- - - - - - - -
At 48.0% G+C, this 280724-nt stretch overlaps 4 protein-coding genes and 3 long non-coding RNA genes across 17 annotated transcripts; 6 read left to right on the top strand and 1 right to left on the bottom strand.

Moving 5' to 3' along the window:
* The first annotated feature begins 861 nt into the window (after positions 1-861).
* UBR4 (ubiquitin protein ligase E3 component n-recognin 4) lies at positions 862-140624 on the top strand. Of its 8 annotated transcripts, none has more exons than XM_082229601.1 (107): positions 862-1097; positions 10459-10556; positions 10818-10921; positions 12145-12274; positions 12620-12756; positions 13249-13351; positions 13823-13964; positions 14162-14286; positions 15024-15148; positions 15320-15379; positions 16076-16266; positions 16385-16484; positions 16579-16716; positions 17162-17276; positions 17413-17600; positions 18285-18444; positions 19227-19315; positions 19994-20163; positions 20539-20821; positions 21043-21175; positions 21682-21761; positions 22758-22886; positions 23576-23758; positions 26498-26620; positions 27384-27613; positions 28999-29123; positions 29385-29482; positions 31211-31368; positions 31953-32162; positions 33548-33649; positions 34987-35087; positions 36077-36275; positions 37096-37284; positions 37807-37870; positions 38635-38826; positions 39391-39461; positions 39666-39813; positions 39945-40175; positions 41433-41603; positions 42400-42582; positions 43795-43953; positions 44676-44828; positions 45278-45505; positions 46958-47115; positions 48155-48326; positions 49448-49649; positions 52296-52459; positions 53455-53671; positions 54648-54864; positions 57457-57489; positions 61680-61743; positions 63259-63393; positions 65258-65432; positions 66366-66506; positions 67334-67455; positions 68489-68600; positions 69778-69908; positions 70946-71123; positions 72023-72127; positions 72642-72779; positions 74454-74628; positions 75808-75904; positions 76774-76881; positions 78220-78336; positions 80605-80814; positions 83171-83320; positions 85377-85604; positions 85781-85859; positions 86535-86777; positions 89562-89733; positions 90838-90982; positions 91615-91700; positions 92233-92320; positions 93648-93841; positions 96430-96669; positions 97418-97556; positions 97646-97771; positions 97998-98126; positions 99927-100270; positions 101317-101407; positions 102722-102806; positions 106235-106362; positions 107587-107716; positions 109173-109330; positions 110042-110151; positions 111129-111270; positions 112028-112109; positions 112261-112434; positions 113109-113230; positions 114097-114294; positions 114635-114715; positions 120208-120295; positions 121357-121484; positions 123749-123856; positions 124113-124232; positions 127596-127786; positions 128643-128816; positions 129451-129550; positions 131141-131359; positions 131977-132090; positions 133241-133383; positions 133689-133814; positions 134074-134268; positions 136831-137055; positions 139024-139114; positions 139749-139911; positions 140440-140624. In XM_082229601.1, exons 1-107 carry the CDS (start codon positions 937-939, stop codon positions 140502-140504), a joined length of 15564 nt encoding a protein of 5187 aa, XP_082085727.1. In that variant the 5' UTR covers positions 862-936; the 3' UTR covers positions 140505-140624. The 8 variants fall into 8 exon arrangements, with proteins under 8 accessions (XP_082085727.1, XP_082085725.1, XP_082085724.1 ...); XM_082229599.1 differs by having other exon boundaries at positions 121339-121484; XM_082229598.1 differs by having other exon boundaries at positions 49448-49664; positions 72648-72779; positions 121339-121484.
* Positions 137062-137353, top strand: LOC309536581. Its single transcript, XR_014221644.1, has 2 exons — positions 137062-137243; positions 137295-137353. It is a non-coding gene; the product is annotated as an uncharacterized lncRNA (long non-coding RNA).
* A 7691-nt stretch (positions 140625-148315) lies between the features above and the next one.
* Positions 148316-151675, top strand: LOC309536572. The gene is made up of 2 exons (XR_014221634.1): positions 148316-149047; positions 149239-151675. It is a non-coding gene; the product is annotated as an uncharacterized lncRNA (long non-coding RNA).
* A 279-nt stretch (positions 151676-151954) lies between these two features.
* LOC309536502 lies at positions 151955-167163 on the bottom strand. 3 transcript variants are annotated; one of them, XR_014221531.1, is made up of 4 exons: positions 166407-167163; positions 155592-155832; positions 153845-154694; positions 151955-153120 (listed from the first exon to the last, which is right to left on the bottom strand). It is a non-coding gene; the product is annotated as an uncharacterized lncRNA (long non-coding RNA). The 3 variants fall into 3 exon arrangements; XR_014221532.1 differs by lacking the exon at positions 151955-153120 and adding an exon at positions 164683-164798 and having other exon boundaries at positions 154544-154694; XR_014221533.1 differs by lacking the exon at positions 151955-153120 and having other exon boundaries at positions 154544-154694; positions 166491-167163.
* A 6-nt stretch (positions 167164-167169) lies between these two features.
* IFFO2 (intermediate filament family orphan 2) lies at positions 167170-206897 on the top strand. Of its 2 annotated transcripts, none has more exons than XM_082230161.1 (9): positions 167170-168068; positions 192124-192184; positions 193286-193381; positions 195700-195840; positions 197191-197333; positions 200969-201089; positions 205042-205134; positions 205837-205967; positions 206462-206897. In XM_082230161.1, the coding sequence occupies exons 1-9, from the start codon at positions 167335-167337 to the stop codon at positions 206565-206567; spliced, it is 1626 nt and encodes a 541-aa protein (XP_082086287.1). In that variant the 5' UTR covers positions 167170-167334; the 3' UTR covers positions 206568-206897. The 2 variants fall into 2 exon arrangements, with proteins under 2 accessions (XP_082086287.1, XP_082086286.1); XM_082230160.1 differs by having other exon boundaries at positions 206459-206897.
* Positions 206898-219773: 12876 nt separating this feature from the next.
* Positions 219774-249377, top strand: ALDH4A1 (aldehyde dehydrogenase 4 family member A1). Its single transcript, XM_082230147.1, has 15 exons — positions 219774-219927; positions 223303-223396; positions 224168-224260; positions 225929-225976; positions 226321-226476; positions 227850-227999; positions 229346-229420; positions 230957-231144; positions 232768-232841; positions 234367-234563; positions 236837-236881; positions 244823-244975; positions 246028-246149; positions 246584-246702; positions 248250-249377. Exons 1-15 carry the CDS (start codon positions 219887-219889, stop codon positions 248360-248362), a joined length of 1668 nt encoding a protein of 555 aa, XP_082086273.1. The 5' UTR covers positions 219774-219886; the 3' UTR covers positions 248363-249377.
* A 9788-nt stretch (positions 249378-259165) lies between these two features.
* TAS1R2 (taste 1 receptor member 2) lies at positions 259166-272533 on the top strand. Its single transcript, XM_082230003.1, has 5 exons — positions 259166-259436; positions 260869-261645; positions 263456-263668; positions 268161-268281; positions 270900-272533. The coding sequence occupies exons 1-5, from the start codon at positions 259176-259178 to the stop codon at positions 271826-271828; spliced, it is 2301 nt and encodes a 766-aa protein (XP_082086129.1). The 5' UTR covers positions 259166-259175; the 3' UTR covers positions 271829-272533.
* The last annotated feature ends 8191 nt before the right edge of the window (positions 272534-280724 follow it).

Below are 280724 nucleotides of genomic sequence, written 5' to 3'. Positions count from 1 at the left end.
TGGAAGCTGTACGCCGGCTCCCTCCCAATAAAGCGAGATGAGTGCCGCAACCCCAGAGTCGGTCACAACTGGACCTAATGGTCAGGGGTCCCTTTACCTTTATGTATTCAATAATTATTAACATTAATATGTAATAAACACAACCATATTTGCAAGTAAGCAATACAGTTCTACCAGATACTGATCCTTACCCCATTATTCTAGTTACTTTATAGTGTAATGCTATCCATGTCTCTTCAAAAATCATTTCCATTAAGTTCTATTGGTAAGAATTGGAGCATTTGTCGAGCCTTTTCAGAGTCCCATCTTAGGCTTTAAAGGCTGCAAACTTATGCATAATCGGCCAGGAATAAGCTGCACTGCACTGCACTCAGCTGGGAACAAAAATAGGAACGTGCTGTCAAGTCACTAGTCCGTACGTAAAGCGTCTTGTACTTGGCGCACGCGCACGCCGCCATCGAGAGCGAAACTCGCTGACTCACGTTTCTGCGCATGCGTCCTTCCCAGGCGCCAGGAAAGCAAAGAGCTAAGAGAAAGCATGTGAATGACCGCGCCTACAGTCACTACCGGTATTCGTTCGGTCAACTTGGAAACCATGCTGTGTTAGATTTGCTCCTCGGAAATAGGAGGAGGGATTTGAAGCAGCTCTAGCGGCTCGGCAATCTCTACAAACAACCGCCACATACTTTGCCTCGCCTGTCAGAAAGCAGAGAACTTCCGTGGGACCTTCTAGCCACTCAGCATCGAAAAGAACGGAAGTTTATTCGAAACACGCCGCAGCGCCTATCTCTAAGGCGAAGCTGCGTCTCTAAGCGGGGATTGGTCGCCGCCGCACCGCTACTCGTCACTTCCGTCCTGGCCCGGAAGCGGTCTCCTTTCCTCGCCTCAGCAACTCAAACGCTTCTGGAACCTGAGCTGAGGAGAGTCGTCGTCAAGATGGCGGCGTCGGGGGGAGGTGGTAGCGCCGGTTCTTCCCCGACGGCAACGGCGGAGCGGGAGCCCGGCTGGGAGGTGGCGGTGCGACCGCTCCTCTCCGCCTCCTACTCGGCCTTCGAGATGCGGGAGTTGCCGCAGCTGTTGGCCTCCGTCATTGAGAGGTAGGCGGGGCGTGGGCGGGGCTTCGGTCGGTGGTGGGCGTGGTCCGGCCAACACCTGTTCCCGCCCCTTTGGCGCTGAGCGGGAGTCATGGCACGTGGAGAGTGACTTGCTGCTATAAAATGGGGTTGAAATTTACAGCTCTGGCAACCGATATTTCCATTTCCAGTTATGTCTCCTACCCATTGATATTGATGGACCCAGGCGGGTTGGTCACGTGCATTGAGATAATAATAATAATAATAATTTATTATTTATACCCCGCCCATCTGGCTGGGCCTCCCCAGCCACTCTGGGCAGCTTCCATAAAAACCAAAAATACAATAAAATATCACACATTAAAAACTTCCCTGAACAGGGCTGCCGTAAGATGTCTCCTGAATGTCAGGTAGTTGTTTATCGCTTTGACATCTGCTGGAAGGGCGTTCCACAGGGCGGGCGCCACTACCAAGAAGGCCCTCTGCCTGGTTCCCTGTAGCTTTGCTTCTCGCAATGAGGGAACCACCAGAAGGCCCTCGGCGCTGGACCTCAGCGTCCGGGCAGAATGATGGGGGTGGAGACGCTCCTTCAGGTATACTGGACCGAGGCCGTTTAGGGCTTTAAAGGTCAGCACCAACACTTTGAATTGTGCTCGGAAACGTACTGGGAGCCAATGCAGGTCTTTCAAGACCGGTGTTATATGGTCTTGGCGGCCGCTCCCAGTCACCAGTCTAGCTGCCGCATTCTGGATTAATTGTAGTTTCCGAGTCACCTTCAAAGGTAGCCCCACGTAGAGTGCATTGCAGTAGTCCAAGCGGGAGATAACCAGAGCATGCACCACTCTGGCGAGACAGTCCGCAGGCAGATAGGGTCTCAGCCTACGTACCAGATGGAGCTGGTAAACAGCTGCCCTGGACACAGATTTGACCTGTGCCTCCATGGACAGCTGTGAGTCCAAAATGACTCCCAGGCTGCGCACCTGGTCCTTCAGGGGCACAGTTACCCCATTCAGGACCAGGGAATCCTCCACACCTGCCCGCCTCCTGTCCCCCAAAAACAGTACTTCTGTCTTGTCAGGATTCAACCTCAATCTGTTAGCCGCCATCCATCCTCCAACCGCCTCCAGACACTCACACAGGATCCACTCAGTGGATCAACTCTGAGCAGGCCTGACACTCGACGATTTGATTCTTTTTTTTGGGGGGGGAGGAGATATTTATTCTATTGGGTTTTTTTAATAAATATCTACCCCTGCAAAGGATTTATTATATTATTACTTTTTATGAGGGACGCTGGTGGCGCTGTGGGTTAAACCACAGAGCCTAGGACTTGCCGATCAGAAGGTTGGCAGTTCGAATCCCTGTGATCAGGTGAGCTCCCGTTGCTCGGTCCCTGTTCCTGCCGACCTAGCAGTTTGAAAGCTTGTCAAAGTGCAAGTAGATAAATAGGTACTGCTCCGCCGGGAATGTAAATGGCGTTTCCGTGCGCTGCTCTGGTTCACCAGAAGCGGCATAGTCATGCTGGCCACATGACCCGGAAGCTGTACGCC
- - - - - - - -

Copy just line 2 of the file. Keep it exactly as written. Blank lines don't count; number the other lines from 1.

Moving 5' to 3' along the window: